Sea Transportation: Pity The Poor Pirates Again

September 6, 2012: Pirate activity declined last year, to 439 incidents compared to 445 in 2010. Africa (mainly off Somalia on the east coast and the Gulf of Guinea on the west coast) accounted for 63 percent of the attacks. But the pirates have been less successful over the last two years. In 2010 the Somali pirates seized 49 ships, compared to 28 last year (a decline of 43 percent). For example, in the last quarter there were 90 attacks off Somalia, with 21 percent of them resulting in ships taken for ransom. In the last quarter of 2011 there were only 31 attacks and only 13 percent of them were successful.
Other areas where there is piracy (mostly stealing portable items, not hijacking ships) is a problem were Bangladesh, South China Sea, and Indonesia. In most of these areas pirate activity was also declining because of more active law enforcement and more alert crews on commercial ships. Outside of Somalia, most of the piracy is basically robbing the crew of their valuables and any portable items of worth from the ship (that will fit into the pirates' small boat.)

The bad-news-for-pirates trend continues into this year. The first six months of 2012 saw a 33 percent decline in attacks compared to the first half of 2010. In the first six months of 2012 twenty ships were taken for ransom. Only 13 were by Somali pirates, which was a 38 percent decline from last year. In the last two months the Somali pirates have been even less successful.

The Somali pirates are having such a hard time because so many merchant ships are carrying armed guards (who also augment the lookouts, and more frequently spot and identify pirates before they get too close.) The international anti-piracy patrol off Somalia has dozens of warships and maritime patrol aircraft escorting convoys of merchant ships and (from the air) tracking pirate mother ships (which are usually intercepted and destroyed by warships).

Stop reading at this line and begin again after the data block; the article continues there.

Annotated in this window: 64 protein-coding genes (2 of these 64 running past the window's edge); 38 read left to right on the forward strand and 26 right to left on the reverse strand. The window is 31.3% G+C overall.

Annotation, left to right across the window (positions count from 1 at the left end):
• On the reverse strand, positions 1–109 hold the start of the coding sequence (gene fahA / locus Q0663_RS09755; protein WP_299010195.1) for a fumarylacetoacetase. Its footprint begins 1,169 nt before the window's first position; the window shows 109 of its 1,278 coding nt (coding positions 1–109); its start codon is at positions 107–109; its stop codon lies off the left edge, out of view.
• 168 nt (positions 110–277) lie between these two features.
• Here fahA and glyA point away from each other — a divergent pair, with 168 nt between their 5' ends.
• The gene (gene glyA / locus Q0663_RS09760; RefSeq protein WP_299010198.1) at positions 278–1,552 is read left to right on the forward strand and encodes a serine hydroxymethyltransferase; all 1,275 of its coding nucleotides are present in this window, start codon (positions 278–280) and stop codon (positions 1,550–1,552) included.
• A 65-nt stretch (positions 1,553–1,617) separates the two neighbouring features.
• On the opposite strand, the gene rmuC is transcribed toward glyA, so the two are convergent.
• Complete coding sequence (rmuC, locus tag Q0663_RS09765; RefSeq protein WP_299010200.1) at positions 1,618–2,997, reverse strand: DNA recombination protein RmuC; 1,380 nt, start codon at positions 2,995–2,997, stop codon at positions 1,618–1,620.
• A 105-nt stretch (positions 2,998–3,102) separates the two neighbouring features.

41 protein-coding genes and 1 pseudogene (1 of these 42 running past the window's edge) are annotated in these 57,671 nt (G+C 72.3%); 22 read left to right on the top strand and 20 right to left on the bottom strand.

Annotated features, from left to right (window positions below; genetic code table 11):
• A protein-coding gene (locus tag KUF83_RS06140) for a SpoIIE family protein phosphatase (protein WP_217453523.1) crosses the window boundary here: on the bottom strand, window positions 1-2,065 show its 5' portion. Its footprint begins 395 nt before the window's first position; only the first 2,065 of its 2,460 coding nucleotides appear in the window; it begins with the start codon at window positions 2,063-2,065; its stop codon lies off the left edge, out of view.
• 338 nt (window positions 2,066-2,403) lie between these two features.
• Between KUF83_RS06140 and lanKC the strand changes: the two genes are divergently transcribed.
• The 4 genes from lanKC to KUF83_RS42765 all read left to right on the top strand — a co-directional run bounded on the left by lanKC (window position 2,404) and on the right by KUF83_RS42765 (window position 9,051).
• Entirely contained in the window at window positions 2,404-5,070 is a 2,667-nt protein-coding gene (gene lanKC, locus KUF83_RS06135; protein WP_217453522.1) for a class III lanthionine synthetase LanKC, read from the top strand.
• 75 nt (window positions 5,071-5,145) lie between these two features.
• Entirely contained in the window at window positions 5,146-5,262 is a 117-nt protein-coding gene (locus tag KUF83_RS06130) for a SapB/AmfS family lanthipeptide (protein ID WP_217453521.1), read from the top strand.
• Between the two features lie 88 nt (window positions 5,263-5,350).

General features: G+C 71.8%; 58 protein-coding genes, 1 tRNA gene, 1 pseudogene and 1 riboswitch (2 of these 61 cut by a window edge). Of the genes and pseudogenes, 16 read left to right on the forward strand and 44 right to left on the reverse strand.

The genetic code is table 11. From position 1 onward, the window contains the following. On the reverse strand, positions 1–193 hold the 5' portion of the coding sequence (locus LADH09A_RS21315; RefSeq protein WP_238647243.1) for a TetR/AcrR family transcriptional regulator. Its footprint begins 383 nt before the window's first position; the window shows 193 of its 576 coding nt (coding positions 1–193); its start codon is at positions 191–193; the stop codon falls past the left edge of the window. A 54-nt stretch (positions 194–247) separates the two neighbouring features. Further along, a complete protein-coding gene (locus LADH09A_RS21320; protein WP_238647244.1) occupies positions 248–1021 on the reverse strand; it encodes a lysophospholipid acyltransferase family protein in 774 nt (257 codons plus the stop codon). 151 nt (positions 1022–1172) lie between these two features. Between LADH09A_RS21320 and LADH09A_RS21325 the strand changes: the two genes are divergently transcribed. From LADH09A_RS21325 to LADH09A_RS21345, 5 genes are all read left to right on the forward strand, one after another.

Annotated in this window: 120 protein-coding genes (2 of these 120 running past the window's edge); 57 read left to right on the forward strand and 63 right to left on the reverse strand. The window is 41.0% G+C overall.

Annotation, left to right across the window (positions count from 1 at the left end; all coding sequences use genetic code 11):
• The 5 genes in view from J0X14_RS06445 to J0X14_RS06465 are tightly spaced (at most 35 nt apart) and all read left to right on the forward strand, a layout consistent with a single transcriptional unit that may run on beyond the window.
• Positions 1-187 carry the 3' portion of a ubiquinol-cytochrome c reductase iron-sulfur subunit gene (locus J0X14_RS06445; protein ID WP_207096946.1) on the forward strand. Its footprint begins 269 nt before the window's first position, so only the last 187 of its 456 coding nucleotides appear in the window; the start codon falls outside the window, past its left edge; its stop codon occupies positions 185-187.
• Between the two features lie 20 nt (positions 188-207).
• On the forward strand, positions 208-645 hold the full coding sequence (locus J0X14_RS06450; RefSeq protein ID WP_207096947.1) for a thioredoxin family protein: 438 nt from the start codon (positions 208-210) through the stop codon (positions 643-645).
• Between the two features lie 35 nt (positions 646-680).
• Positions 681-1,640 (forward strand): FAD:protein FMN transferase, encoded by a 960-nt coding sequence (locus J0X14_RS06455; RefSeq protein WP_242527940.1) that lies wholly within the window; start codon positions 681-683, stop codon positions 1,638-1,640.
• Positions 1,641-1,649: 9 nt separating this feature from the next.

Some of the pirates on the west coast of Africa (mainly the Gulf of Guinea) have become bolder and are hijacking ships (which they mainly take only long enough to steal the cargo). This is not a new trend (it has long been common in Asia), but it is new for West Africa. There are more naval forces active in West Africa, and the pirates there will not have years of freedom from retribution like the Somali pirates did. In Asia the police and coastal security forces are aware of the "take the ship, disable navigation beacon, steal cargo" scam and have made it more difficult for pirates to get away with it. China was most successful at this, mainly because most of the culprits were executed.

Despite the recent success of countermeasures, piracy is still an attractive proposition to some criminals. There are still multi-million dollar ransoms to be had for Somali pirates (the only ones on the planet with safe harbors to store their captured ships while the ransom is negotiated). So despite increased difficulty in seizing ships, thousands of Somali pirates are still out there trying.


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